VoxEU Column Global crisis

Reserves and other early warning indicators work in crisis after all

Can “early warning indicators” predict which countries are most vulnerable to a crisis? This column argues that, contrary to findings released last year, early warning indicators were useful in identifying which nations were hit hardest by the Global Crisis from 2008 to 2009. The authors argue that the level of central bank reserves was particularly useful. Other useful early warning indicators include real effective exchange rate overvaluation, current accounts, and national savings.

With aftershocks of the recent global financial earthquake still being felt in some parts of the world, it would be useful to have a set of “early warning indicators” to tell us what countries are most vulnerable. Many scholarly papers in the past have been devoted to identifying leading indicators of crises (e.g. Rose and Spiegel 2009a).

The bar for finding good indicators has sometimes been set too high. Nobody should be surprised that it is not easy to forecast crises with high reliability; the efficient markets hypothesis – under assault as it is – still warns us not to expect easy, low-risk opportunities for profits. Thus it is especially hard to predict the timing of the crisis.

But to say that such indicators are not 100% accurate is not to say they are entirely useless, as some economists do. A common assessment is that such indicators have failed in the sense that in each historical round of emerging-market crises seems to turn on a different set of factors. One can find particular variables that appear statistically significant for each round crises – those of 1982, 1994-2001, and 2008 – but the same variables do not perform well in the subsequent round. This is not the right conclusion to draw.

The early literature

In a recent paper (Frankel and Saravelos 2010) we began by examining more than 80 contributions to the pre-2008 literature on crisis indicators. Figure 1 reports which variables were most often found to have performed consistently well in predicting crises in the past. Among 17 categories of indicators, two stand out as by far the two most useful leading indicators:

  • level of international reserves, and
  • movements in the real exchange rate in the run up to the crisis.

Figure 1. Percentage of studies where leading indicator was found to be statistically significant

The consistency of these results is impressive. They hold across different crisis episodes stretching from the 1950s to the early 2000s, even though different authors have defined “crisis” and “useful” in different ways. Credit growth and other indicators have also been useful in many studies. The current-account balance has been frequently tested, sometimes with success but sometimes not.

The 2008-09 global crisis

The recent global crisis was a near-perfect experiment for testing the performance of such indicators because it started with a shock that was exogenous as far as many countries of the world are concerned, namely a liquidity crisis in US financial markets. This hit everyone at the same time, so we don’t have to worry about the issue of timing. We can focus on what economic variables indicate vulnerability to such a shock.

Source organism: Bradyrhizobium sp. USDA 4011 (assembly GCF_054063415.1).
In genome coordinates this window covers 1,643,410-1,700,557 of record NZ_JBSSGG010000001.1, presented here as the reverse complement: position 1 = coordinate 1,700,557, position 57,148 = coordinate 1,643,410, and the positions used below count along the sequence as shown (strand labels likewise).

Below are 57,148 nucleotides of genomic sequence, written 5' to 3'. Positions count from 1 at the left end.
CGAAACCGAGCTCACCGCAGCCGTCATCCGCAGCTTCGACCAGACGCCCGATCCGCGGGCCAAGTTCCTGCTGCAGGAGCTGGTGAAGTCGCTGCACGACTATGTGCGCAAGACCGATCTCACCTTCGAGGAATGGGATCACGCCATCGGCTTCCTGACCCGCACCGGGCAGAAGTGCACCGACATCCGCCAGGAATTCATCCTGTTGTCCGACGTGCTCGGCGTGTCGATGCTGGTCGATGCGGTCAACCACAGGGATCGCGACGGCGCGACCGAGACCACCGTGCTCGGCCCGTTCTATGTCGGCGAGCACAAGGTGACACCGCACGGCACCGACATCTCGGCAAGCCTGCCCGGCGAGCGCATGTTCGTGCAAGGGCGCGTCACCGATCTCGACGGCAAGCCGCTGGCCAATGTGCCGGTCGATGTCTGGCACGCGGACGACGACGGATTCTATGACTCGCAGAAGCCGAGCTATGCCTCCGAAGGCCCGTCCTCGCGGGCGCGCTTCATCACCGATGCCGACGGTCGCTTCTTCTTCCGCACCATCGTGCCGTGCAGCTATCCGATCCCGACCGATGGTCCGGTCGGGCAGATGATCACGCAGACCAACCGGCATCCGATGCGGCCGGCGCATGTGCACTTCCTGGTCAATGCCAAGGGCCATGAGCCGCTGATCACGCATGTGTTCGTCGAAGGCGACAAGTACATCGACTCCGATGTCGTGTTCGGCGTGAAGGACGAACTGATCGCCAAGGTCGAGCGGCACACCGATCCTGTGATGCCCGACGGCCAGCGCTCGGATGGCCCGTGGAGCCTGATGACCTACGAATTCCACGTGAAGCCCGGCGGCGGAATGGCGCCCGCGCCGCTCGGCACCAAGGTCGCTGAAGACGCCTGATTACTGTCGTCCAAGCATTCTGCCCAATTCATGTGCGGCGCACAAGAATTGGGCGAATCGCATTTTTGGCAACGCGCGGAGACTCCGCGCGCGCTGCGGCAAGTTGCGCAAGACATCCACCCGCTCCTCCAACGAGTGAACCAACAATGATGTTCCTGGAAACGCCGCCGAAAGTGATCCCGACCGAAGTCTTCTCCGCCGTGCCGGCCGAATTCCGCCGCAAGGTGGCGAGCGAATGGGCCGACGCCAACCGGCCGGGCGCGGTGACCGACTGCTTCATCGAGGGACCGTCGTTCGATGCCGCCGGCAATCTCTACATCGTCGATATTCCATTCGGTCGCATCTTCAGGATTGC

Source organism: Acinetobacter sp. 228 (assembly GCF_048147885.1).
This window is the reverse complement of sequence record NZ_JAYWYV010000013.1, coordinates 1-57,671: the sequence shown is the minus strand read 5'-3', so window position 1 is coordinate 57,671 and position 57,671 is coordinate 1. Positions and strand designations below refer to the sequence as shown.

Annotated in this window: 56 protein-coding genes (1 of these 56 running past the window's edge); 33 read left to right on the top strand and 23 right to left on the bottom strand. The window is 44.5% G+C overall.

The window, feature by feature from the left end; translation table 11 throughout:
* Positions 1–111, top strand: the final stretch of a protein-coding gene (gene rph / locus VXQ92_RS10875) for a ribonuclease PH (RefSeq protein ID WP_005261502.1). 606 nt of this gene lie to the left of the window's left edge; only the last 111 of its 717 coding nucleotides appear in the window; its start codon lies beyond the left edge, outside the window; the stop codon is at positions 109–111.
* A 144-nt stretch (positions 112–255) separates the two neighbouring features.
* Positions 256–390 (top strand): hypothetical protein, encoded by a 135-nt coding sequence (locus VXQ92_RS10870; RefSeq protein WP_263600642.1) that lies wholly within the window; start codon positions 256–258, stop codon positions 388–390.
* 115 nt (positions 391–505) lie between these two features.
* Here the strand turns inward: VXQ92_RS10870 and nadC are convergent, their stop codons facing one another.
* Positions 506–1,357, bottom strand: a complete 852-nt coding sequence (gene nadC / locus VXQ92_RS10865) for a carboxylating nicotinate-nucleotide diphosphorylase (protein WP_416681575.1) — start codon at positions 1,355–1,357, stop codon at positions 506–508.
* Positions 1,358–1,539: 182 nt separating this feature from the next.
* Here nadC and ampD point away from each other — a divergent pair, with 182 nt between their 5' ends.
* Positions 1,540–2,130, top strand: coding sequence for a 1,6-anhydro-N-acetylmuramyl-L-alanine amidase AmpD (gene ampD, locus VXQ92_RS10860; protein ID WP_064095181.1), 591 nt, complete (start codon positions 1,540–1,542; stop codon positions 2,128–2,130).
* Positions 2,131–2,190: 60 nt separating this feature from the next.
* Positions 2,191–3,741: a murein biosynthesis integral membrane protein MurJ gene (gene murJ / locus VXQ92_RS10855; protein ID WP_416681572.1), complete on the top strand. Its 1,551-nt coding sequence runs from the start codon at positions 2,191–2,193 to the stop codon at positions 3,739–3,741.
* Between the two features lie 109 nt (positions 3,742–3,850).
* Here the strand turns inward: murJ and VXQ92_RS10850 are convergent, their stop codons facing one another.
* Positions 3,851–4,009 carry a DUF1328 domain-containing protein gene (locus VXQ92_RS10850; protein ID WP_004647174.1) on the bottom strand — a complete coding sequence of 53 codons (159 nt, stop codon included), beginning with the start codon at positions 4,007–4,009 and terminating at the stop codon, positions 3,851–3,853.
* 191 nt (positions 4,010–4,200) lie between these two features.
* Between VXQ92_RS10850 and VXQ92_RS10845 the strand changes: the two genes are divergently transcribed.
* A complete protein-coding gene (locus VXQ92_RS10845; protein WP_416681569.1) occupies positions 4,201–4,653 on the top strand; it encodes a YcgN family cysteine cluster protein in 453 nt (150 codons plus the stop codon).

We find that the crisis indicators from the pre-2008 literature do relatively well in predicting which countries got hit in 2008-09. Moreover, foreign exchange reserve holdings – the indicator that was found to be the top performer in past crises -- was also the top performer this time, especially when expressed as a ratio, for example, with respect to debt. Other indicators did not have such strong results.

The first wave of analysis of the global crisis -- by top economists including Blanchard, Obstfeld, and Rose – found that few, if any, indicators were useful in explaining which countries got hit the most (see Berkmen et al. 2009.Blanchard et al. 2009, Obstfeld et al. 2009, Rose and Spiegel 2009 a and b).

Why do we get stronger results? Including data for 2009 matters

These papers necessarily defined the crisis period as the year 2008. They lacked data on 2009 at the time when they were written. We define the global crisis as beginning in earnest in the latter part of 2008 – recall that the failure of Lehman Brothers came in September.

We extend the period under consideration through early 2009, because many aspects of global financial markets and the real economy did not begin to recover until the second quarter of that year.1 We surmise that the difference in the period that is defined to be the crisis is the reason for the difference in results. Sure enough, we have now tried re-running our tests with the calendar year 2008 taken to be the crisis period as in Rose and Spiegel (2009a) and many of our indicators such as reserves lose their significance. This confirms that the period of observation is what makes the difference.

Table 2 summarises our results. Each column represents another criterion for gauging the severity of the 2008-09 Crisis in a particular country. We consider a country to have suffered more from the crisis if it experienced larger output drops, bigger stock market falls, loss in demand for its currency,2 or a need for access to IMF funds. We regressed each of these dependent variables against the list of useful early warning indicators indentified in our literature review. A darker colour in the figure indicates greater statistical significance for that indicator.